Two naturalists shed new light on a watershed.
Richard Carstensen, lead naturalist for Discovery Southeast, and John Hudson, naturalist for Discovery Southeast, led a tag-team presentation on a deer-leg-shaped patch of land in the Mendenhall Valley that is the Kaxdigoowu Héen, also known as Montana Creek-McGinnis, watershed.
What the creek’s Tlingit name means depends on who you talk to, Carstensen said.
“It definitely has something to do with clear water,” Carstensen said. “It also has something to do with back eddies.”
He said it may be because of the confluence of clear water meeting silty water from the Mendenhall River.
The presentation Saturday night at University of Alaska Southeast’s Egan Lecture Hall was a fundraiser for Southeast Alaska Land Trust.
Carstensen and Hudson spoke for more than an hour about the watershed and covered everything from its glacier-influence history to its modern-day importance.
Here are some takeaways from their talk.
Don’t say the M-word
Throughout the presentation Carstensen consistently referred to the creek as Kaxdigoowu Héen.
“For the last five years, I’ve been trying to transition to the Tlingit place names,” Carstensen said. “So in my writing and mapping I’ll put the Tlingit name first, the translation in italics and the important white-guy name in parenthesis at the bottom. If I say the M-word tonight, I owe John a dollar.”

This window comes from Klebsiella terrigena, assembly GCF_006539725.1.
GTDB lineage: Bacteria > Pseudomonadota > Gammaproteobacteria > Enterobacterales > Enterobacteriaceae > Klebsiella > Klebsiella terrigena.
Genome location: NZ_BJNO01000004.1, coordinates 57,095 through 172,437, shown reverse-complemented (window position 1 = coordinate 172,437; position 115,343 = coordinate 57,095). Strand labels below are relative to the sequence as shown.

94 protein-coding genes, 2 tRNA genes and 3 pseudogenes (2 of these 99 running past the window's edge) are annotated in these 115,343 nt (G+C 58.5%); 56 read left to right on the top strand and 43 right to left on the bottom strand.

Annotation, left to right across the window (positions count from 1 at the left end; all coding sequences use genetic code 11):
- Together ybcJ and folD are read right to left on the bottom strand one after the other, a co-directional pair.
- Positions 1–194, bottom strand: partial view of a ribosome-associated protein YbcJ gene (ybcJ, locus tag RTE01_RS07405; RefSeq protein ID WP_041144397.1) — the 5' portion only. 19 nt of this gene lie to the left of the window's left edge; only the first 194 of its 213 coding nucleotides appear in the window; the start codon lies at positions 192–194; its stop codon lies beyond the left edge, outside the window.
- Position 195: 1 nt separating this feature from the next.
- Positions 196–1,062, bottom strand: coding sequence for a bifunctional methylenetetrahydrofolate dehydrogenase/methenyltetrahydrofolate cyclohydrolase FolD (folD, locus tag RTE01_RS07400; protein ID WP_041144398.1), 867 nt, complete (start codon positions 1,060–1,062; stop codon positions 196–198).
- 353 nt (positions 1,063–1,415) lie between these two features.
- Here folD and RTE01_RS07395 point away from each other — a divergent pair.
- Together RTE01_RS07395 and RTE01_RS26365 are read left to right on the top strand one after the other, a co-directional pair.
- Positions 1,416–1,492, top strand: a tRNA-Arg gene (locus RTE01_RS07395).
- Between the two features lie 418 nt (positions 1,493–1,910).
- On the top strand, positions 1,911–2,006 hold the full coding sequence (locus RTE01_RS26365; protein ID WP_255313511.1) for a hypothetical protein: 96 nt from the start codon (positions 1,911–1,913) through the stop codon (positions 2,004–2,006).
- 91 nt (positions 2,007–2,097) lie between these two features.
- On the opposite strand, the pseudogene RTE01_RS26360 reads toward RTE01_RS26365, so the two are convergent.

Carstensen said after the presentation he began using those place names after the publication of the book “Haa Leelk’w Has Aani Saax’u / Our Grandparents’ Names on the Land” by Thomas Thornton, which included more than 3,000 Alaska Native place names.
Carstensen said it made more sense to refer to geographic locations by names that evoked characteristics of the land than colonial figures who may have spent little or no time at a place.
“I think we’re in a place where 20 years from now kids will mostly use Native names,” Carstensen said.
The watershed is a wild place
Both Hudson and Carstensen spoke in glowing terms of the relatively preserved watershed despite its proximity to residences.
“It’s a very healthy watershed close to a lot of people,” Hudson said.
He said that’s becoming rarer in Juneau as more watershed areas are developed.
“The watershed is a refugium for critters we wouldn’t have in the Valley otherwise,” Carstensen said.
Specifically, Carstensen said mink, otters and bears tend to do well in the area, especially parts of the watershed that aren’t heavily traveled by people with dogs.
Even well behaved dogs tend to leave behind scents that scare away otters and mink, he said.
Hudson and Carstensen both said the Kaxdigoowu Héen is also an incredibly important watershed for fish, too.
Beavers’ presence in the watershed help make the environment more hospitable to a variety of other wildlife.
In aerial footage of the watershed shared during the presentation, a number of their lodges could be seen dotting the water.
Their dam-building creates portions of water that a suitable for different kinds of fish and creates habitats for other animals.
“Beavers are a classic keystone species,” Hudson said.
• Contact arts and culture reporter Ben Hohenstatt at (907)523-2243 or firstname.lastname@example.org.